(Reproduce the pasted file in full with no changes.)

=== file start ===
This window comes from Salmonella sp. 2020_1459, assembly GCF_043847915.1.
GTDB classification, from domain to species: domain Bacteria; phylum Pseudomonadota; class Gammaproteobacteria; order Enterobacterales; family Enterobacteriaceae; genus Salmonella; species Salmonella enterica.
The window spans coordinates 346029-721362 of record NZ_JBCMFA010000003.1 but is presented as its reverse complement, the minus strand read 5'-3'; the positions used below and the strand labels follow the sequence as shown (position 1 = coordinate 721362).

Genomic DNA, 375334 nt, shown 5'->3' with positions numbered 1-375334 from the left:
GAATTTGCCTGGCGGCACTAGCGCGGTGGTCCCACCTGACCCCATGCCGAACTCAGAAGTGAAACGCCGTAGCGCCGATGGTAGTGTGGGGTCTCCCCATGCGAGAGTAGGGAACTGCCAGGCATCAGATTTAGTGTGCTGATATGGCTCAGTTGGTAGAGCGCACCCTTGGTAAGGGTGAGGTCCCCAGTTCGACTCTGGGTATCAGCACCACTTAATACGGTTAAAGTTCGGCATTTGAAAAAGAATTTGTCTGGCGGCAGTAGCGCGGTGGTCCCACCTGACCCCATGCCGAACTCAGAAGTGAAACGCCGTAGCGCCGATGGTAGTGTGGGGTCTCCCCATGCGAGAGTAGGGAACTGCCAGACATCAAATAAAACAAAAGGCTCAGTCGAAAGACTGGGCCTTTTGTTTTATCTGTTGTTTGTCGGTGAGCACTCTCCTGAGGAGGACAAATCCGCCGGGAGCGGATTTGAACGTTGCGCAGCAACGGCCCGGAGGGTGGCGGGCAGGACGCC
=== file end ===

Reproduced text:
This window comes from Salmonella sp. 2020_1459, assembly GCF_043847915.1.
GTDB classification, from domain to species: domain Bacteria; phylum Pseudomonadota; class Gammaproteobacteria; order Enterobacterales; family Enterobacteriaceae; genus Salmonella; species Salmonella enterica.
The window spans coordinates 346029-721362 of record NZ_JBCMFA010000003.1 but is presented as its reverse complement, the minus strand read 5'-3'; the positions used below and the strand labels follow the sequence as shown (position 1 = coordinate 721362).

Genomic DNA, 375334 nt, shown 5'->3' with positions numbered 1-375334 from the left:
GAATTTGCCTGGCGGCACTAGCGCGGTGGTCCCACCTGACCCCATGCCGAACTCAGAAGTGAAACGCCGTAGCGCCGATGGTAGTGTGGGGTCTCCCCATGCGAGAGTAGGGAACTGCCAGGCATCAGATTTAGTGTGCTGATATGGCTCAGTTGGTAGAGCGCACCCTTGGTAAGGGTGAGGTCCCCAGTTCGACTCTGGGTATCAGCACCACTTAATACGGTTAAAGTTCGGCATTTGAAAAAGAATTTGTCTGGCGGCAGTAGCGCGGTGGTCCCACCTGACCCCATGCCGAACTCAGAAGTGAAACGCCGTAGCGCCGATGGTAGTGTGGGGTCTCCCCATGCGAGAGTAGGGAACTGCCAGACATCAAATAAAACAAAAGGCTCAGTCGAAAGACTGGGCCTTTTGTTTTATCTGTTGTTTGTCGGTGAGCACTCTCCTGAGGAGGACAAATCCGCCGGGAGCGGATTTGAACGTTGCGCAGCAACGGCCCGGAGGGTGGCGGGCAGGACGCC